The meaning of success …

If you’re a new reader, you’ll pretty quickly find out that I only write when I think that I have something useful to say …

So, the best thing to do is scan this post and if it’s interesting, subscribe by e-mail / RSS and I’ll pop a quick e-mail into your in-box if the urge to write does strike.

Today, I am inspired by a post written by moneycrush about success:

“Big goals take time, which means it can be especially hard to stick to them when they require both time and sacrifice.”

Here, moneycrush equates success with “reaching your goals”. giving an example of getting your house paid off.

So, this got me thinking about the nature of success:

On the surface, I am successful.

Certainly my friends and family talk to me – and, of me – in those terms.

Now, they don’t necessarily know my net worth (after all, that’s why I write here under a nom de plume), but they do know that I sold three businesses in three countries … so, they can connect the dots.

They don’t realize that, by their measure of success = money, I was already ‘successful’ well before  before I sold my businesses, and well before those businesses even made any serious money.

Because I was quietly doing what I advise my readers to do: take your income and use it to buy income-producing assets instead of spending it. What my family and friends don’t realize is that’s how I made I made $7 million in 7 years, starting with $30k in debt.

In any event, I still don’t consider myself successful.

That doesn’t mean that I’m one of those guys who chases ever bigger and bigger financial wins …

It just means that I measure success differently:

To me, success is when I am living my Life’s Purpose. And, money is just one of the enablers.

In 1998, I discovered my Life’s Purpose; it was simply to “always be traveling mentally, physically, and spiritually”.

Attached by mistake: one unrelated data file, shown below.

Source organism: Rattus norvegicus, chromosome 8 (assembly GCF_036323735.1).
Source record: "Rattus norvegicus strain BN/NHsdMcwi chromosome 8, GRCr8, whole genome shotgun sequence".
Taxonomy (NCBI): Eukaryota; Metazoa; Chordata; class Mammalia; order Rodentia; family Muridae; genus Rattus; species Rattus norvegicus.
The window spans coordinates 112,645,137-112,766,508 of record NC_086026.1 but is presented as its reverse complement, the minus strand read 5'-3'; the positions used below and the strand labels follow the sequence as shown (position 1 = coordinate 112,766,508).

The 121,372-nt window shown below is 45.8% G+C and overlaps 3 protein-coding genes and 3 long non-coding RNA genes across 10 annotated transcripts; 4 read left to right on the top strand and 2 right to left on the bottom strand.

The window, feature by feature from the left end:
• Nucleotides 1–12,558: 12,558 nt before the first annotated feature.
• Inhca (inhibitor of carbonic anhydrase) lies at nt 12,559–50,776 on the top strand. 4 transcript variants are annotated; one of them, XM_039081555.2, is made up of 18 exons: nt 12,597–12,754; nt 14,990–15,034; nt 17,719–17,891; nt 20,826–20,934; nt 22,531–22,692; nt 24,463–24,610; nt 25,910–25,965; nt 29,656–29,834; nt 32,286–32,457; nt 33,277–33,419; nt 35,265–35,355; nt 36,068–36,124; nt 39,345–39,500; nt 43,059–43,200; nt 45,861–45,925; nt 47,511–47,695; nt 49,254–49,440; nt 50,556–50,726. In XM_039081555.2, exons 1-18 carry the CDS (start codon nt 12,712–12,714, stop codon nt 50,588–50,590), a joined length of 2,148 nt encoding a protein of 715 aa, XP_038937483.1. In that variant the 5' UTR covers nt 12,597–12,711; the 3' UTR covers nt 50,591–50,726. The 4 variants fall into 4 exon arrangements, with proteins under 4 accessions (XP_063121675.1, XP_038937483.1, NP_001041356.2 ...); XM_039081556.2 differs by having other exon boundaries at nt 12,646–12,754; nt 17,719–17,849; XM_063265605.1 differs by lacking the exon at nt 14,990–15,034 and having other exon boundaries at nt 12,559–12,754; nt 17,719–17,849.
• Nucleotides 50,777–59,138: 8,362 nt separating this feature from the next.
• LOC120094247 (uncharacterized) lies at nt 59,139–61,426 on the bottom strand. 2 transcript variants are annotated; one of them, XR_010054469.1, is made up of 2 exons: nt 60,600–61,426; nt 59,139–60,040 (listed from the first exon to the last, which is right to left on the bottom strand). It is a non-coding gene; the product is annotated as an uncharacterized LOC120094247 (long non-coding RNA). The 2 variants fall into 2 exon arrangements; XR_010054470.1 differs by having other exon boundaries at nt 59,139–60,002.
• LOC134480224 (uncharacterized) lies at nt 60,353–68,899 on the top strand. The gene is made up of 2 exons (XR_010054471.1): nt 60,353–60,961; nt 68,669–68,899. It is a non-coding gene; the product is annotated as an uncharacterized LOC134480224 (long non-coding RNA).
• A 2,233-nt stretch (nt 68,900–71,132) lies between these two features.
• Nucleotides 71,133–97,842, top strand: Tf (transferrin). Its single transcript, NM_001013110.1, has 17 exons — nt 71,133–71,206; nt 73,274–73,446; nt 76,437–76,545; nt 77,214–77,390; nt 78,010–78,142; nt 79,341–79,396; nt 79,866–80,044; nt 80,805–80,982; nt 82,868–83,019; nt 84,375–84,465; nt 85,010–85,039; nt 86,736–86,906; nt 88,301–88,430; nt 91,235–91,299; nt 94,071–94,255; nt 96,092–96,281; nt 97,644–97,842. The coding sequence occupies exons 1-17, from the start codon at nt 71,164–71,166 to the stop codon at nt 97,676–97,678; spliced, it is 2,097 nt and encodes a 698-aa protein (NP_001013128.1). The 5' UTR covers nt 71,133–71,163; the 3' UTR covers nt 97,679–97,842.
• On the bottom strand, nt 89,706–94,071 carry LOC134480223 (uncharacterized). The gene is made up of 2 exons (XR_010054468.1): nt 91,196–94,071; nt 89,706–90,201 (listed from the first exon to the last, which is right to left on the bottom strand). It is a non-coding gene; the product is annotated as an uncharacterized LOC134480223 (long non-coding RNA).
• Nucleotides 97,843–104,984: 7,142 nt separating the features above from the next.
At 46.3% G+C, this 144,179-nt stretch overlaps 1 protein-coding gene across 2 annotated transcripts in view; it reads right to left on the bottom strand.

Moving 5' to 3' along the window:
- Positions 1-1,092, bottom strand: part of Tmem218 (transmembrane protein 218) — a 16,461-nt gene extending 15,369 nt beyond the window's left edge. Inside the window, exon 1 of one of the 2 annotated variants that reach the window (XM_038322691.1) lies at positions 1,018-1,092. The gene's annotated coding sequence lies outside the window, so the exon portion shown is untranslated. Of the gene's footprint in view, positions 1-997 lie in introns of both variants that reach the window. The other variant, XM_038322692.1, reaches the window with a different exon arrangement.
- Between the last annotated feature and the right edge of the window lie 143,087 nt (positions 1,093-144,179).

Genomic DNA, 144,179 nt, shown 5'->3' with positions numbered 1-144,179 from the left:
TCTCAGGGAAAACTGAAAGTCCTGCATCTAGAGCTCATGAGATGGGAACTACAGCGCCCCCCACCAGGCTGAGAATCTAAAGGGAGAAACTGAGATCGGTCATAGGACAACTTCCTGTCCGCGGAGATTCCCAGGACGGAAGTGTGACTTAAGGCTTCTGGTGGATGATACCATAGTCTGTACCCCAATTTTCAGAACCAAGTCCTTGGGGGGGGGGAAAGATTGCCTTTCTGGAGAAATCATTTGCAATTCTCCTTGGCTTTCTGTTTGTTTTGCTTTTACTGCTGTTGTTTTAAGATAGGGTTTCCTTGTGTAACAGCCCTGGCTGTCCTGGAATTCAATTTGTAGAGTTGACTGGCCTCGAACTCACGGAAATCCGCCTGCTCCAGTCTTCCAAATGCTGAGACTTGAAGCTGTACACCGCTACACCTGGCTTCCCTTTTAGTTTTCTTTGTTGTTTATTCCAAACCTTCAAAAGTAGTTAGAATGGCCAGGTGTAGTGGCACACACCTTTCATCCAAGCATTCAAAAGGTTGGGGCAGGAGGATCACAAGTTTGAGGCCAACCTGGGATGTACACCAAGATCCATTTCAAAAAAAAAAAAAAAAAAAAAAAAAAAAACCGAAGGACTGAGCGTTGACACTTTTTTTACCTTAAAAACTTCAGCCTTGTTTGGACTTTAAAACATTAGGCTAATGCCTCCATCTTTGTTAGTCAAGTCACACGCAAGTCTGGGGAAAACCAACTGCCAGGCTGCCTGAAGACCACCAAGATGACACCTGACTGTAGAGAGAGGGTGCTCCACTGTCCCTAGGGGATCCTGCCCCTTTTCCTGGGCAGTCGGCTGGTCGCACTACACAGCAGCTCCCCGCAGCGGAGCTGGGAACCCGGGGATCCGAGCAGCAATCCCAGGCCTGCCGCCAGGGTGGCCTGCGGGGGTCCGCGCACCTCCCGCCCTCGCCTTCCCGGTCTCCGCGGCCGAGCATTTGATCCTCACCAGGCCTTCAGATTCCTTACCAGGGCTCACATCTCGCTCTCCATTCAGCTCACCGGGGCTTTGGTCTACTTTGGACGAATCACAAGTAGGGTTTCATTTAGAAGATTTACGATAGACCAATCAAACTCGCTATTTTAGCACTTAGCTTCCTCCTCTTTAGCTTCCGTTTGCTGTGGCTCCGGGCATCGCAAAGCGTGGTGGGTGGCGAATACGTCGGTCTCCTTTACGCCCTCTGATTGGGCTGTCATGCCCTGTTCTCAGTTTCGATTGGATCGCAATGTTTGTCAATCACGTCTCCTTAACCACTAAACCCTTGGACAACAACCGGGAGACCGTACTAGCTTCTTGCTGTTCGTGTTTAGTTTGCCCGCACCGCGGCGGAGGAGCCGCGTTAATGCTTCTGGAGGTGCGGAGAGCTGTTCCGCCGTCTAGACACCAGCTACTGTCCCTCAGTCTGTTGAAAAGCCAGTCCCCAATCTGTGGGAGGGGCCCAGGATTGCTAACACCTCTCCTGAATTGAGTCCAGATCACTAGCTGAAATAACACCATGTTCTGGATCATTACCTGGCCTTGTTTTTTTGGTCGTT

Now, that means nothing to you … so, let me translate that into some practical incarnations of that Purpose:

– Travel … a lot. This takes time and money.

And, comfortably. For me, this means about $50k a year of business class travel. I’m about to experiment with a roll-up mattress on the business class ‘lie flat’ seats; if that doesn’t work, I’ll need to ‘upgrade’ to first class because lack of sleep on the long-haul flights from/to Australia kills me.

– Personal Finance & Public speaking … twin passions of mine. I hope to be able to combine these, one day. The money I might earn is irrelevant.

I rarely get to indulge in public speaking these days; the hidden cost of no longer being attached to the corporate world. But, I discovered this passion about 30 years ago, yet have spoken publicly less and less as time has gone on. This blog, as well as being a passion in its own right, is one step towards resurrecting myself as a public speaker. My book (out soon!) is the second.

– Venture Capital … this goes with the ‘traveling mentally’ bit.

I must admit I was worried. Stories about VC’s investing in 10 businesses in order to (hope) that one may succeed scared me, with typical (VC-like) bricks and mortar investments requiring upwards of $250k each. Fortunately, the internet came along and I’m happily working on my little angel investing fund, which allocates $25k+ per investment. If 10 fail, well, it shouldn’t hurt much more than my pride. Fortunately, success rates are closer to 30%, so I’m told (hope!). In either case, but don’t tell my partners this, I’m only in it for the stimulation and … fun!

– the touchy/feely spiritual stuff. I’m not exactly the next great guru, but this doesn’t cost any money – or much time – and feels … well … nice.

So, for me success is more about what I do than what I have.

But, I am just starting to live my Life’s Purpose: I’m beginning to travel more; but, I am just starting my venture capital activities and my book isn’t out yet (hence, the speaking offers haven’t exactly flooded in) … so, I am working on my ‘success’ but am clearly not there, yet.

Now, I suggest that you find out what REALLY matters to you and go about becoming ‘successful’ too 🙂